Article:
Uhuru warns Laikipia bandits to give in or face ‘serious action’

President Uhuru Kenyatta on Friday warned of “serious action” against bandits roaming the North Rift – telling them “you better surrender.”

He spoke during the burial of former Senator Kariuki in Lumuruti, Laikipia county. GG breathed his last on June 30, aged 79.

Uhuru said lawlessness must end immediately.

“You better stop. If not, you will have yourselves to blame. Very soon you will regret it,” he warned, two days after heavily armed bandits shot dead six police officers and injured others in the county.

Uhuru told elected leaders from the banditry stricken counties of Baringo, Elgeyo Marakwet, Samburu and Laikipia to preach peace.

Admitting that there could be underlying issues behind the runaway banditry, he, however, said dialogue, and not attacks, will solve the problems.

“We want peace. We will have peace as Kenyans,” Uhuru declared.

“We are not saying we have no problems. Problems will not be solved by killing or fighting one another, but through dialogue.”

In April, police in Laikipia recovered the burnt and mutilated bodies of two officers taken hostage by militias during raids.

Police and residents said the bodies of the two, including a GSU officer, were found at Kamwenje in Baringo. They were at the home of a man named Mari Kayen. The officers’ guns were stolen and they were stripped of their uniforms.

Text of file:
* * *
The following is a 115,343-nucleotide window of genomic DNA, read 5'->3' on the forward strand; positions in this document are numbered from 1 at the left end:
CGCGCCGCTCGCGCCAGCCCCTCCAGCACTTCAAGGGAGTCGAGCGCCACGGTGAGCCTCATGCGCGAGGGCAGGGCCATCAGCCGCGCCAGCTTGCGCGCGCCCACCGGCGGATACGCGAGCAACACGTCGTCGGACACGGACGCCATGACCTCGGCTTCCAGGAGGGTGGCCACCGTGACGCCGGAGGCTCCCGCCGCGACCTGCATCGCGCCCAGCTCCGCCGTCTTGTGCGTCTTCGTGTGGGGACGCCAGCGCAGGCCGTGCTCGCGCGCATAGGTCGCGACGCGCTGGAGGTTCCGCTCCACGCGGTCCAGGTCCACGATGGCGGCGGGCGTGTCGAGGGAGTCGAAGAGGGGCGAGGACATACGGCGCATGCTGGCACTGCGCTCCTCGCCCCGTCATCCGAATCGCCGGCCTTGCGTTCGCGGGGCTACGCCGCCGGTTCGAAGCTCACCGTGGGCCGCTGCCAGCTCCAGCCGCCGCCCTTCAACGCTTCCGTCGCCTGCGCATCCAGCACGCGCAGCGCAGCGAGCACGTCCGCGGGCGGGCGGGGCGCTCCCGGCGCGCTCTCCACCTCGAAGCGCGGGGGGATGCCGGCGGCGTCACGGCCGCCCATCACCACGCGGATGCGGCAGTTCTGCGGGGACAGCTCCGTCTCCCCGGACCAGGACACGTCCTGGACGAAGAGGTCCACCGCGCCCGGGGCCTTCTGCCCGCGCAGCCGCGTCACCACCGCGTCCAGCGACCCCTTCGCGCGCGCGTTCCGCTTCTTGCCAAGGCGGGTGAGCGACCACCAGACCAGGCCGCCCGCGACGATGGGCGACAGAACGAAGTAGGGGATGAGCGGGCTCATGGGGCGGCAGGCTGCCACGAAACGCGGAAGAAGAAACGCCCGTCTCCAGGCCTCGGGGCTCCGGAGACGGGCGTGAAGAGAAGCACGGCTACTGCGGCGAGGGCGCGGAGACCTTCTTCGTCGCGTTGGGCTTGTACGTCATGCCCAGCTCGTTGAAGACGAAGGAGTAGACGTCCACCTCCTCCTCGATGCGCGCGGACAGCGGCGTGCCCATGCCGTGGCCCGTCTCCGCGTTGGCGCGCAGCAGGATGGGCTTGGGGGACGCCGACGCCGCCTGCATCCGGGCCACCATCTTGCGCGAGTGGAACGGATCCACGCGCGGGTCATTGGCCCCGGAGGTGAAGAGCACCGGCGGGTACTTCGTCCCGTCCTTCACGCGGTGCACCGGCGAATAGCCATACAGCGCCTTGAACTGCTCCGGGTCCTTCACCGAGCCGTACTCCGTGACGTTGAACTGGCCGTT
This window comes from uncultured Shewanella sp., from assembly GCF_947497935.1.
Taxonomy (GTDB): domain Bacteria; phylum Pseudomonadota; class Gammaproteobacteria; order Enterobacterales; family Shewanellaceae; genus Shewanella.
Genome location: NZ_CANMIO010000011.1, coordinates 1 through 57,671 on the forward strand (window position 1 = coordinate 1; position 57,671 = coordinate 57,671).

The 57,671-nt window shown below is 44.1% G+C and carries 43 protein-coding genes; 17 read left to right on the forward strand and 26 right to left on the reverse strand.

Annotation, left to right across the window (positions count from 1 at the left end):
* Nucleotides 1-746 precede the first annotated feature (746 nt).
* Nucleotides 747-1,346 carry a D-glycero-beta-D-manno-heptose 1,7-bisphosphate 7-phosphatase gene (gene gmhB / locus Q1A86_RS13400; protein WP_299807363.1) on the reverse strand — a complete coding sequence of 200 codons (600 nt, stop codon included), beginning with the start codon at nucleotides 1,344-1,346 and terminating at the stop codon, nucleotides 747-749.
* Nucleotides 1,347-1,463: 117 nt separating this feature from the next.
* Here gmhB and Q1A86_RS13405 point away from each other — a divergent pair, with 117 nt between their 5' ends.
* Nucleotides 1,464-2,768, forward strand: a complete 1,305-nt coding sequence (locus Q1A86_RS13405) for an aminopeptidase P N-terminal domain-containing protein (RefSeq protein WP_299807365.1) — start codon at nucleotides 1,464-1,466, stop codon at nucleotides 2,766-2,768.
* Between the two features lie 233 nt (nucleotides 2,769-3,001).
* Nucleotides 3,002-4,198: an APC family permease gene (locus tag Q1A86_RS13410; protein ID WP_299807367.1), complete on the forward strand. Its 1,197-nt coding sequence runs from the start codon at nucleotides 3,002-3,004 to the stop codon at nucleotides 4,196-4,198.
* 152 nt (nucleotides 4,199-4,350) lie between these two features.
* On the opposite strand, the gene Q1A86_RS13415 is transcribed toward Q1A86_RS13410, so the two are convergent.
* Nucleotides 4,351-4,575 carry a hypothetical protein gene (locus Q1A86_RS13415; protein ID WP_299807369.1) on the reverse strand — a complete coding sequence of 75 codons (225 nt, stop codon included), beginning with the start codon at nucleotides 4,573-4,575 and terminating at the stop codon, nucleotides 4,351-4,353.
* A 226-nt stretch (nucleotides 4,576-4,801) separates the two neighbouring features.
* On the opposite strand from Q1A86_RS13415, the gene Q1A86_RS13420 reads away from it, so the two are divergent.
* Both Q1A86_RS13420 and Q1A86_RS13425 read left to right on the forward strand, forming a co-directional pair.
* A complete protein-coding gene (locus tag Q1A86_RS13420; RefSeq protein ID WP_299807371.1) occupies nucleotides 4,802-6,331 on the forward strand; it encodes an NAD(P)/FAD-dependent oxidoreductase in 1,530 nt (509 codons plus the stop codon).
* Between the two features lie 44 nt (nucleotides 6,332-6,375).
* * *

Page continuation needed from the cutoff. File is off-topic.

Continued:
The attacks have not spared wildlife either. In February, six elephants and three giraffes were killed in the conflict between semi-nomadic pastoralists and ranch owners in Laikipia county.

Busy burial schedule

The President kicked off a busy burial schedule following the death of influential figures, among them former Interior CS Joseph Nkaissey, former minister Nicholas Biwott and former TJRC boss Bethuel Kiplagat.

Biwott’s and Kiplagat’s have yet to be scheduled.

Uhuru will attend Nkaissery’s burial in Bisil, Kajiado county, on Saturday.

Leaders present at GG’s burial eulogised him as a dedicated and selfless politician.

Deputy President William Rutocalled for peaceful polls.

“GG was a tremendous and extraordinary Kenyan. When the history of Kenya is written and has no paragraph about GG or when history of Laikipia is written and has no chapter or two [about him], then that history is incomplete,” Ruto said.

Senate Speaker Ekwee Ethuro and his National Assembly counterpart Justin Muturi urged the people of Laikipia to promote peace in honour of GG, whom they separately described as peace-loving.

“The greatest tribute we can pay to Senator Number One is to conduct a peaceful election. In Laikipia, we need peace and peace must prevail,” Ethuro said.

Former President Mwai Kibaki said GG had the ability to reinvent himself every election cycle.

“He had the resolve to surmount challenges of life,” he said in a statement read by his nephew Nderitu Mureithi.

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